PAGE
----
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Ever since Ethereum launched in July 2015 it has been hugely popular for investors and cryptocurrency enthusiasts. In truth, even before the crypto was introduced to the market, interest in the project had been high.
In November 2013 the Russian-Canadian programmer Vitalik Buterin published a white paper on Ethereum, setting out his vision for a programming language that could deliver extraordinary functionality to the blockchain beyond mere currency transactions.
Earlier that year he had travelled to Israel and worked with global investing and trading platform eToro to develop Coloured Coins, an open-source banking infrastructure for the future of digital money. It was during this trip that the youngster – who was introduced to Bitcoin, when aged 17, by his father in 2011 – firmed up his ambition to invent Ethereum.
Ethereum, or the ‘Ethereum Virtual Machine’ – which managed to raise almost $20 million in July and August 2014 – was built as a decentralised computer network on top of which software developers could program any platform, and the network is fuelled by ‘Ether’ (or ETH). For many in the cryptocurrency world, the launch of Ethereum was the most exciting development since Bitcoin, the founding crypto, was introduced in 2009.
It did not take long for Ether to be established as the second-biggest in terms of market capitalisation. Ethereum is only behind Bitcoin, the founding crypto that was launched, in that regard. When Ether was introduced, in July 2015, it was valued at $2.8 per token. By March of the following year it had hit $10, and as transactions on the Ethereum blockchain skyrocketed a raft of top organisations begin backing the crypto.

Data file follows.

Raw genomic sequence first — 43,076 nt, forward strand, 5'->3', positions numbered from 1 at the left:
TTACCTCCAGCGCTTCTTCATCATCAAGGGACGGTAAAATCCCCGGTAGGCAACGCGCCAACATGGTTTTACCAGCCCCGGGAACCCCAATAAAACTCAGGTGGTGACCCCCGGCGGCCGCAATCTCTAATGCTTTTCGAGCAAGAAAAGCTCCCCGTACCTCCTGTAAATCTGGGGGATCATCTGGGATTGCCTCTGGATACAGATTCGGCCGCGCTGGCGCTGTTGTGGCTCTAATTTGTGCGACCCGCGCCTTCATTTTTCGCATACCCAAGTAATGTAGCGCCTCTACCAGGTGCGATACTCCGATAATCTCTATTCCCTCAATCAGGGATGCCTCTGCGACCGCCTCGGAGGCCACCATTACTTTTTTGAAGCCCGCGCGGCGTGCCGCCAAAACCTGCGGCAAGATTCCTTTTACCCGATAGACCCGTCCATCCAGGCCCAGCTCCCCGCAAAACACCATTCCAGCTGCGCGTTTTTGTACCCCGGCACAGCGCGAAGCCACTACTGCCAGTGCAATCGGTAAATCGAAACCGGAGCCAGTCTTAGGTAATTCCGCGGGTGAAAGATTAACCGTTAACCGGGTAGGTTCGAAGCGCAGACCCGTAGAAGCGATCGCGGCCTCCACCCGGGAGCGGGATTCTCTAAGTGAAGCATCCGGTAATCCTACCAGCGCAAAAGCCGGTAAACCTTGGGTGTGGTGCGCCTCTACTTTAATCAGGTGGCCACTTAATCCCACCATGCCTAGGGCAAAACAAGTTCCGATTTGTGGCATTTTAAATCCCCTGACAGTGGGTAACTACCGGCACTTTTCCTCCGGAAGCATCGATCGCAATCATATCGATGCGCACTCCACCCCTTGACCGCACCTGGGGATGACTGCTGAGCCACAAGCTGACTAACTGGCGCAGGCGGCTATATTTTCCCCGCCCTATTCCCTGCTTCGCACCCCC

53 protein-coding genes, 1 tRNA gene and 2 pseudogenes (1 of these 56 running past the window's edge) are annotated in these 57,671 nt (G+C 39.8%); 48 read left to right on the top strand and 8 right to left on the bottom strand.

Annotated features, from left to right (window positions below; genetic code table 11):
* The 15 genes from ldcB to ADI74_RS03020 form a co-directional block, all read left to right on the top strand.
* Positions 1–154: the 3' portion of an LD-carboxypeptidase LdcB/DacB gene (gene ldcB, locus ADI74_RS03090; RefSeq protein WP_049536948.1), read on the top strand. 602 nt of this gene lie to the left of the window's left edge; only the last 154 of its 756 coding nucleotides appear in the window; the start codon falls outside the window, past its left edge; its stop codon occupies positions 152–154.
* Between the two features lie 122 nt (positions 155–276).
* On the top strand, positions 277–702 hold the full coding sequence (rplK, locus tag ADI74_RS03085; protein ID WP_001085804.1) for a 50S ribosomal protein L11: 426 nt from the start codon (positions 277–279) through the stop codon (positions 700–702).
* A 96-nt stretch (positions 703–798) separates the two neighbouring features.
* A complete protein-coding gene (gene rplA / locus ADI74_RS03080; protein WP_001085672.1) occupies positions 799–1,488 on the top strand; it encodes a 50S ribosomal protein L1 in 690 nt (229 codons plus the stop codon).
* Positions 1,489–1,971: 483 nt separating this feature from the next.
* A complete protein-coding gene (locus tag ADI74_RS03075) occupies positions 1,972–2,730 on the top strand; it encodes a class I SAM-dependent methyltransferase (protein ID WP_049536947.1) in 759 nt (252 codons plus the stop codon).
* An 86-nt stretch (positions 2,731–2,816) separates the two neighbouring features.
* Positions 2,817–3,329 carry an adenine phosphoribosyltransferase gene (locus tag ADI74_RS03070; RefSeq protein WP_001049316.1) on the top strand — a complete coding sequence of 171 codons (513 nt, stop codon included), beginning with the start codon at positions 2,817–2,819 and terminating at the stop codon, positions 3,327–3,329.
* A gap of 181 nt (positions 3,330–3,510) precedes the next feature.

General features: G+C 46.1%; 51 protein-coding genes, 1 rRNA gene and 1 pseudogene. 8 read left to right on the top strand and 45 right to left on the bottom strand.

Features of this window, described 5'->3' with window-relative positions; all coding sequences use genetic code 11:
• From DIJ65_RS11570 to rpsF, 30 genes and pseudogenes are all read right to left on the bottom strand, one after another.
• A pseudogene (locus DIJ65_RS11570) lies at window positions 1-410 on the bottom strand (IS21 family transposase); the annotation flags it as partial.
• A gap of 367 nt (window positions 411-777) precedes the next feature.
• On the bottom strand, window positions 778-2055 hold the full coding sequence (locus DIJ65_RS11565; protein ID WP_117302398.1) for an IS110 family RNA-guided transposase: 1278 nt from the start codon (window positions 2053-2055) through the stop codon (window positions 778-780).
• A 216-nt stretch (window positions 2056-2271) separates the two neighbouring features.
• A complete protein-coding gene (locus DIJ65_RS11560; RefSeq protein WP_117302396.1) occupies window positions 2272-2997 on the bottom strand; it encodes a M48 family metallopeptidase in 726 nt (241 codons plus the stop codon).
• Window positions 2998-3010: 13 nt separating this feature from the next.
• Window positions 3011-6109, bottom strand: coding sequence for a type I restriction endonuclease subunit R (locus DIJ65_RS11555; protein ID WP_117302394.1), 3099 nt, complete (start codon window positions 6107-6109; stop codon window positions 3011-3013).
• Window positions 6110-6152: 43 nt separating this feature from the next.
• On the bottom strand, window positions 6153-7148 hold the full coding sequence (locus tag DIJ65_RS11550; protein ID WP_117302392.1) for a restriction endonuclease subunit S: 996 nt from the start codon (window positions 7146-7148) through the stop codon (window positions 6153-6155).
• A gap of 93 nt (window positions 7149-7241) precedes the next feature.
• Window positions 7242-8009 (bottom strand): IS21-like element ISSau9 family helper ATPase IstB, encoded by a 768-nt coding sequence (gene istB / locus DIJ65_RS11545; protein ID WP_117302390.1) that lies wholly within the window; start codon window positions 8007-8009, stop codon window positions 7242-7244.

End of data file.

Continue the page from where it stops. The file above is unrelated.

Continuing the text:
The United Nations, Toyota, Deloitte, Samsung, and many others sought to take advantage of its enormously powerful shared global infrastructure. Before long its price reached $300, and Ether’s value peaked at $1,315 in January 2018.
There are many similarities between Ether and Bitcoin. First, they are both blockchain-based cryptocurrencies and can be mined by users around the world. There are some key differences, however. While the annual supply of Ether is limited to 18 million, Ethereum could theoretically continue to introduce new currency and make its supply unlimited. Conversely, Bitcoin’s supply is capped at 21 million – that mark is due to be reached in the year 2140.
Another big difference is the processing speed; Bitcoin transactions take around 10 minutes, whereas an Ether transaction takes only 15 seconds.
While Olaf Carlson-Wee, Founder and CEO of Polychain Capital, has predicted that “Ethereum’s price could surpass that of Bitcoin by the end of 2018” and Monkey Capital’s Daniel Mark Harrison reckons it will “likely be valued at over $100,000 by 2042” others are more cautious. Luis Cuende, co-founder of Ethereum-powered company Aragon, says: “Ethereum’s price will hit $1,000 by mid-2019.”
Their motto is “Cryptos Needn’t Be Cryptic” and the team has produced a useful short education video to help investors seeking more information about Ethereum.
Pros and cons of trading on eToro
•Straightforward, user-friendly, trustworthy and experienced platform
•Instant execution of trades, thereby locking in a price
•Ability to use CopyTrader and other innovative tools
•Huge cryptocurrency community that shares knowledge and helps each other
•Only nine cryptocurrencies offered by the platform, currently
•Users are unable to withdraw the cryptocurrencies directly
•Users’ cryptocurrencies are held by eToro
Trading Ethereum is straightforward on eToro
Step 1: Go to www.etoro.com and press ‘Join Now’ to register
Step 2: Once you have signed up, search for Ethereum
Step 3: Click on Ethereum and press ‘Trade’
Step 4: Choose either the amount or units to trade (by toggling the icon in the right-hand side) and press ‘Deposit Now’
Want to learn more about trading Ethereum and other cryptos? Visit www.eToro.com now, and join the online global community.
All trading involves risk. Only risk capital you’re prepared to lose. Past performance is not an indication of future results.
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